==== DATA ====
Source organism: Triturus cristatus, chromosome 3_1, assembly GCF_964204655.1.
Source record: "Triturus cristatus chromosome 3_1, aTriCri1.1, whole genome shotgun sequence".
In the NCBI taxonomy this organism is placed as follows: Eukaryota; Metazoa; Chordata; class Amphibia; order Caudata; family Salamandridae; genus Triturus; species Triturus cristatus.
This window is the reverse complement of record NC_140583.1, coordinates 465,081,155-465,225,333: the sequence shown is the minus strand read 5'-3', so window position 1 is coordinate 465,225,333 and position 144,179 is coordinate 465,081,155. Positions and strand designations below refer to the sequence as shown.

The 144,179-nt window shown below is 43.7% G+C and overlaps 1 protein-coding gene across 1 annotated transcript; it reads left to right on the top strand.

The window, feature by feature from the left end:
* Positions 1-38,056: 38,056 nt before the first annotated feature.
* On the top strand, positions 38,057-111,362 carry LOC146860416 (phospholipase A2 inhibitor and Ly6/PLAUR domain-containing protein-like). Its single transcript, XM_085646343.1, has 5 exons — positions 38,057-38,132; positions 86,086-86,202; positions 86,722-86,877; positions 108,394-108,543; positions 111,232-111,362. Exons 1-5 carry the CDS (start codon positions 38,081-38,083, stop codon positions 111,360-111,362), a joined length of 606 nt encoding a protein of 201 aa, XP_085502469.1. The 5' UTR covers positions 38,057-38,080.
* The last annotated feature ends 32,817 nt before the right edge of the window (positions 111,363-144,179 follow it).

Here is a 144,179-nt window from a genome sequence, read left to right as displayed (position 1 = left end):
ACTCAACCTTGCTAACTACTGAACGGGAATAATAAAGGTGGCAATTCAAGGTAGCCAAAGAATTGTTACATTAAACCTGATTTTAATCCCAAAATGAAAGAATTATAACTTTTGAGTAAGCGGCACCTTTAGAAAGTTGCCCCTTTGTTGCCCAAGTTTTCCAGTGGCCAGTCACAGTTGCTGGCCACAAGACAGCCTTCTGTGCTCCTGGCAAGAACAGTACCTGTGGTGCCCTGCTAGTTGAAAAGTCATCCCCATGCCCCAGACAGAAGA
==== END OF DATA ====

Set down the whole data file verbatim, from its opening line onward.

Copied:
Source organism: Triturus cristatus, chromosome 3_1, assembly GCF_964204655.1.
Source record: "Triturus cristatus chromosome 3_1, aTriCri1.1, whole genome shotgun sequence".
In the NCBI taxonomy this organism is placed as follows: Eukaryota; Metazoa; Chordata; class Amphibia; order Caudata; family Salamandridae; genus Triturus; species Triturus cristatus.
This window is the reverse complement of record NC_140583.1, coordinates 465,081,155-465,225,333: the sequence shown is the minus strand read 5'-3', so window position 1 is coordinate 465,225,333 and position 144,179 is coordinate 465,081,155. Positions and strand designations below refer to the sequence as shown.

The 144,179-nt window shown below is 43.7% G+C and overlaps 1 protein-coding gene across 1 annotated transcript; it reads left to right on the top strand.

The window, feature by feature from the left end:
* Positions 1-38,056: 38,056 nt before the first annotated feature.
* On the top strand, positions 38,057-111,362 carry LOC146860416 (phospholipase A2 inhibitor and Ly6/PLAUR domain-containing protein-like). Its single transcript, XM_085646343.1, has 5 exons — positions 38,057-38,132; positions 86,086-86,202; positions 86,722-86,877; positions 108,394-108,543; positions 111,232-111,362. Exons 1-5 carry the CDS (start codon positions 38,081-38,083, stop codon positions 111,360-111,362), a joined length of 606 nt encoding a protein of 201 aa, XP_085502469.1. The 5' UTR covers positions 38,057-38,080.
* The last annotated feature ends 32,817 nt before the right edge of the window (positions 111,363-144,179 follow it).

Here is a 144,179-nt window from a genome sequence, read left to right as displayed (position 1 = left end):
ACTCAACCTTGCTAACTACTGAACGGGAATAATAAAGGTGGCAATTCAAGGTAGCCAAAGAATTGTTACATTAAACCTGATTTTAATCCCAAAATGAAAGAATTATAACTTTTGAGTAAGCGGCACCTTTAGAAAGTTGCCCCTTTGTTGCCCAAGTTTTCCAGTGGCCAGTCACAGTTGCTGGCCACAAGACAGCCTTCTGTGCTCCTGGCAAGAACAGTACCTGTGGTGCCCTGCTAGTTGAAAAGTCATCCCCATGCCCCAGACAGAAGA